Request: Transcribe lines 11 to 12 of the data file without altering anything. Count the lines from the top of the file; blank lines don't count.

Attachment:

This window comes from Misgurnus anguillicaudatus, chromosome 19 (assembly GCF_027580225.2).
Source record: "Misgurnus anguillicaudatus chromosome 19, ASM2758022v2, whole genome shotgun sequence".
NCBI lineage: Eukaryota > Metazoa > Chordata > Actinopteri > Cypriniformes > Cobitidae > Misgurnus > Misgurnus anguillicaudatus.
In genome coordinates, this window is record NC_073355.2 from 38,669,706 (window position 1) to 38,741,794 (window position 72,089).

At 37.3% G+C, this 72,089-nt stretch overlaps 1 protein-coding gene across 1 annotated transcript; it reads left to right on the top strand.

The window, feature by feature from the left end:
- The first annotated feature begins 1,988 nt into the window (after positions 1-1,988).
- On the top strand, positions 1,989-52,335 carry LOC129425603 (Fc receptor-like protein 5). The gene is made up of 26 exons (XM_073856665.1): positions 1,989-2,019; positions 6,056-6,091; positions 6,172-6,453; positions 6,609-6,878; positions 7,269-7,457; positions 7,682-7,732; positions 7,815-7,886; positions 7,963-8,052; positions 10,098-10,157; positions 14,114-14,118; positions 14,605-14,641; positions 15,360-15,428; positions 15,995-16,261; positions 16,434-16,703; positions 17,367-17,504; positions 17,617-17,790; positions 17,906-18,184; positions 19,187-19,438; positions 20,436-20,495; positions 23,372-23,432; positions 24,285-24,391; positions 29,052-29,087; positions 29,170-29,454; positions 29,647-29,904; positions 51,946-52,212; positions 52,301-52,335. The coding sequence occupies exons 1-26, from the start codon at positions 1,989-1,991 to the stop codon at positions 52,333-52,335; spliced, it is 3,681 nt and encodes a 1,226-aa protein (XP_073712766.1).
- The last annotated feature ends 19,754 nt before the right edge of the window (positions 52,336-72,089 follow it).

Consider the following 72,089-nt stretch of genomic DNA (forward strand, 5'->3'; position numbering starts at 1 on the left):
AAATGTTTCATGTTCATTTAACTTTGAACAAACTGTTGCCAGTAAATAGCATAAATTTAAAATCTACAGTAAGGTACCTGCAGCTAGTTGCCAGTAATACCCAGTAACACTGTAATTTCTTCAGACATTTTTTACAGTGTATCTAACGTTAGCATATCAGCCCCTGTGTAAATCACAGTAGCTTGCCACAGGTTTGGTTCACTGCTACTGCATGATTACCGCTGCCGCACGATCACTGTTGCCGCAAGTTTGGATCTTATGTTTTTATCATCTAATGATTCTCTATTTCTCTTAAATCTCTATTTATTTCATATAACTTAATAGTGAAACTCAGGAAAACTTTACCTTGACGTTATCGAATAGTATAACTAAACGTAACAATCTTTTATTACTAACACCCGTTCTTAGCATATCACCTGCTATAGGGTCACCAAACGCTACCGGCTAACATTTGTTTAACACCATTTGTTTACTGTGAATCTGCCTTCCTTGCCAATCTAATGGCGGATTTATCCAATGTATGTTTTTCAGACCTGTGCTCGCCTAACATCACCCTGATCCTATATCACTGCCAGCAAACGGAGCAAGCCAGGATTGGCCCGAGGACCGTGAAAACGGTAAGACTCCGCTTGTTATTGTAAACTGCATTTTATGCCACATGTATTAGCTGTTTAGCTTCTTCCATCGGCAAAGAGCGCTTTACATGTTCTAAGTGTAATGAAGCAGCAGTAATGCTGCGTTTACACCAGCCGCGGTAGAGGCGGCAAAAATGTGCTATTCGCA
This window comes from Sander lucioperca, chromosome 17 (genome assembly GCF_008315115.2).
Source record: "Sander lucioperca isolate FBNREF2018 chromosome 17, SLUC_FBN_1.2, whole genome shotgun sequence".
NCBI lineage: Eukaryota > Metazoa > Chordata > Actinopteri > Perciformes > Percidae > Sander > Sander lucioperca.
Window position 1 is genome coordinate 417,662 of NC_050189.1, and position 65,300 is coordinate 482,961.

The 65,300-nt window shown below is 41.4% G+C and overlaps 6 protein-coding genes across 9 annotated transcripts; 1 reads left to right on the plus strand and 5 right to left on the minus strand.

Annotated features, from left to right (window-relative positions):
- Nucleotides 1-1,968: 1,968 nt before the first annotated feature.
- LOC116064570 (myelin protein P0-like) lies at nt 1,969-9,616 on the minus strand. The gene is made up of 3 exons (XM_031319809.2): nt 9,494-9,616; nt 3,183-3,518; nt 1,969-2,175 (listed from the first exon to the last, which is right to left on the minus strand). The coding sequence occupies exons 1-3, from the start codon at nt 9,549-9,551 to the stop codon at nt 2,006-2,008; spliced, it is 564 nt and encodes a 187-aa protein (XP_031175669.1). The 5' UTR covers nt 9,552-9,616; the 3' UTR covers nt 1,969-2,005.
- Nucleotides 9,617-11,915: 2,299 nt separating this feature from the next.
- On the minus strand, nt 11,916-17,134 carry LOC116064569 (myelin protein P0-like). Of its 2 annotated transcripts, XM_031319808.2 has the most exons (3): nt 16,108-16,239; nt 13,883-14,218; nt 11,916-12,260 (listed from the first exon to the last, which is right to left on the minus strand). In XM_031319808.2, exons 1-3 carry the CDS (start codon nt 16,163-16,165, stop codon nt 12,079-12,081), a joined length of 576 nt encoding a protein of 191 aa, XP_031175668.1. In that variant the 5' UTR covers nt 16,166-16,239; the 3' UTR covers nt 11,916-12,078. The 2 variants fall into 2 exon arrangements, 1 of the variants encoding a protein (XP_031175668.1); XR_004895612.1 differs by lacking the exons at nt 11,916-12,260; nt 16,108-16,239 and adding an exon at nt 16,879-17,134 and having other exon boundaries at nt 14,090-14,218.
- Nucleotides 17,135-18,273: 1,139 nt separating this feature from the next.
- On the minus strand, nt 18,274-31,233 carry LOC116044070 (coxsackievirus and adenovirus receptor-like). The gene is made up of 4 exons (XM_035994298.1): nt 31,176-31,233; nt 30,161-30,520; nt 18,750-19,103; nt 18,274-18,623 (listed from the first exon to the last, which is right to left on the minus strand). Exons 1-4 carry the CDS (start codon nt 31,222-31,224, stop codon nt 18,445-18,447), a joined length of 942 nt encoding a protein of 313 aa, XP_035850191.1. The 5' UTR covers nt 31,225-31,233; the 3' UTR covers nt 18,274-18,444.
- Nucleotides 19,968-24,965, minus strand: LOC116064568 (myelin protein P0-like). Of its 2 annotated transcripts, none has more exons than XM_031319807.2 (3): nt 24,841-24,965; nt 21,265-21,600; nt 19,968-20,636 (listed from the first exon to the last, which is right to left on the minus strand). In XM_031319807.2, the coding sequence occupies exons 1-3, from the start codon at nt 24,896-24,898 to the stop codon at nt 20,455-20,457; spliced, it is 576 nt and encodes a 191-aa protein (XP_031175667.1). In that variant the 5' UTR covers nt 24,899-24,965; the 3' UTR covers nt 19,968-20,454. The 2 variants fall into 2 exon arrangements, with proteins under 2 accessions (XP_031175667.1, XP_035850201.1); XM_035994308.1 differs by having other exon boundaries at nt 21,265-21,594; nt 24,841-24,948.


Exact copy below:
AAATGTTTCATGTTCATTTAACTTTGAACAAACTGTTGCCAGTAAATAGCATAAATTTAAAATCTACAGTAAGGTACCTGCAGCTAGTTGCCAGTAATACCCAGTAACACTGTAATTTCTTCAGACATTTTTTACAGTGTATCTAACGTTAGCATATCAGCCCCTGTGTAAATCACAGTAGCTTGCCACAGGTTTGGTTCACTGCTACTGCATGATTACCGCTGCCGCACGATCACTGTTGCCGCAAGTTTGGATCTTATGTTTTTATCATCTAATGATTCTCTATTTCTCTTAAATCTCTATTTATTTCATATAACTTAATAGTGAAACTCAGGAAAACTTTACCTTGACGTTATCGAATAGTATAACTAAACGTAACAATCTTTTATTACTAACACCCGTTCTTAGCATATCACCTGCTATAGGGTCACCAAACGCTACCGGCTAACATTTGTTTAACACCATTTGTTTACTGTGAATCTGCCTTCCTTGCCAATCTAATGGCGGATTTATCCAATGTATGTTTTTCAGACCTGTGCTCGCCTAACATCACCCTGATCCTATATCACTGCCAGCAAACGGAGCAAGCCAGGATTGGCCCGAGGACCGTGAAAACGGTAAGACTCCGCTTGTTATTGTAAACTGCATTTTATGCCACATGTATTAGCTGTTTAGCTTCTTCCATCGGCAAAGAGCGCTTTACATGTTCTAAGTGTAATGAAGCAGCAGTAATGCTGCGTTTACACCAGCCGCGGTAGAGGCGGCAAAAATGTGCTATTCGCA
This window comes from Sander lucioperca, chromosome 17 (genome assembly GCF_008315115.2).